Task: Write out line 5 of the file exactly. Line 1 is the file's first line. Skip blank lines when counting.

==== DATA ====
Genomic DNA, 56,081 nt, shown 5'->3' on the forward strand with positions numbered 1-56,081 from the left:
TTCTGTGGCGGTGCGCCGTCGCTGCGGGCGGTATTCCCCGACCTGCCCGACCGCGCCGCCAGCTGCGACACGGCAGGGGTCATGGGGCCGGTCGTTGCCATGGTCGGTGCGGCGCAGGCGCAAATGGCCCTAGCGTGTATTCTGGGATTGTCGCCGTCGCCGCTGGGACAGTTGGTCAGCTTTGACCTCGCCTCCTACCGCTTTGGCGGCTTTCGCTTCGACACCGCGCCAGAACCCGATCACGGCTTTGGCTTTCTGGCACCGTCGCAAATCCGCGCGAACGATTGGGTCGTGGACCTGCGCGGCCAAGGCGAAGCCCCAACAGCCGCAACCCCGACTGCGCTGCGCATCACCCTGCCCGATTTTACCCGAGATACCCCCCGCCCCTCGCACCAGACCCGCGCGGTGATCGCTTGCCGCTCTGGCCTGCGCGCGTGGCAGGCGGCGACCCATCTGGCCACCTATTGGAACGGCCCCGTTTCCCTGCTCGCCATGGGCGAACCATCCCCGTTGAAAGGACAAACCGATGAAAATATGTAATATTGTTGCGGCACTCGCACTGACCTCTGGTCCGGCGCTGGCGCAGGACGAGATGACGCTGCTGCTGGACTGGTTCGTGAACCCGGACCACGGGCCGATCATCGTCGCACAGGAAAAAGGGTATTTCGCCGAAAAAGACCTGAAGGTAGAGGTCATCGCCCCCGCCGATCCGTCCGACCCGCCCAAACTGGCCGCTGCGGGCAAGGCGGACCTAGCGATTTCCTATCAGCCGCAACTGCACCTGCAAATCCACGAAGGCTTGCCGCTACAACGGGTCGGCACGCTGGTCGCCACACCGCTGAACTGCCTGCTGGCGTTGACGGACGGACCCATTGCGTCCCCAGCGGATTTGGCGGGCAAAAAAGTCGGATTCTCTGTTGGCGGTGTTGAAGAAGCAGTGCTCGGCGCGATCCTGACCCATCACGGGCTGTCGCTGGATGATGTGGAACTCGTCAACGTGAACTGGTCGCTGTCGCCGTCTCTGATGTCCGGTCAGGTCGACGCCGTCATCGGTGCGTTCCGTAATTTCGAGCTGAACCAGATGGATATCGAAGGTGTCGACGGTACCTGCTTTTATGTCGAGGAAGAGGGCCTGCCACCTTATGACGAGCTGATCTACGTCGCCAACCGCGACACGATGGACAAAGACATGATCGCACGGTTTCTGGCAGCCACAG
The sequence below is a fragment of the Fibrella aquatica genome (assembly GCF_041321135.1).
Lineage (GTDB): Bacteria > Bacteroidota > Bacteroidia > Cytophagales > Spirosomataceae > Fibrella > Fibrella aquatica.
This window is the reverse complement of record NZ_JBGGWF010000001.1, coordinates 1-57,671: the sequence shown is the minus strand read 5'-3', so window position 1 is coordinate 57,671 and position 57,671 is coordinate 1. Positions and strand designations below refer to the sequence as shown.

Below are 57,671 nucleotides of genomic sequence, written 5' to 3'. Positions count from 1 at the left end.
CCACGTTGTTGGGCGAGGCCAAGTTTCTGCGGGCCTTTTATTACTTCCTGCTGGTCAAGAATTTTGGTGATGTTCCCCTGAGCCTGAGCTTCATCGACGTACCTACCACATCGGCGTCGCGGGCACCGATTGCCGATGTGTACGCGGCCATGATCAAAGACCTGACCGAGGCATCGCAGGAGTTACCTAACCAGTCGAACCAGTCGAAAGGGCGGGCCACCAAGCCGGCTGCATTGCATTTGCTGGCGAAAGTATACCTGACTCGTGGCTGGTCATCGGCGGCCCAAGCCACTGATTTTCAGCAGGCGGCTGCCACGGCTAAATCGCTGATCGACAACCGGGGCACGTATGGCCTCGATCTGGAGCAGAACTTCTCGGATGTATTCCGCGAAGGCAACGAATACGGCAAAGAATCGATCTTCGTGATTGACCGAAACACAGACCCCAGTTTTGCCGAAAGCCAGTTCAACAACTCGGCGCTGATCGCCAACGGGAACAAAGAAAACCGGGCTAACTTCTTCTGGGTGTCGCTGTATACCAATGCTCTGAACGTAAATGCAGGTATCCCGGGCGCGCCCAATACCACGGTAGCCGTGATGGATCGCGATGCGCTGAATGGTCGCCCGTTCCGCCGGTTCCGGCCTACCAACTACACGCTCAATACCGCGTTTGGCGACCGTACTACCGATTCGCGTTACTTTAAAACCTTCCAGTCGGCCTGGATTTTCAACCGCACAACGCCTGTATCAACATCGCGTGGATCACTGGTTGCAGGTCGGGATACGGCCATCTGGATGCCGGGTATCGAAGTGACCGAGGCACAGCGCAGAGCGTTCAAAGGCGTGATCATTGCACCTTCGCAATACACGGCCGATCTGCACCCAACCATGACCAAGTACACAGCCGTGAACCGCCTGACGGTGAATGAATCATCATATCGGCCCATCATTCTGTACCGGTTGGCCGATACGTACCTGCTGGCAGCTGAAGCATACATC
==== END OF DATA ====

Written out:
This window is the reverse complement of record NZ_JBGGWF010000001.1, coordinates 1-57,671: the sequence shown is the minus strand read 5'-3', so window position 1 is coordinate 57,671 and position 57,671 is coordinate 1. Positions and strand designations below refer to the sequence as shown.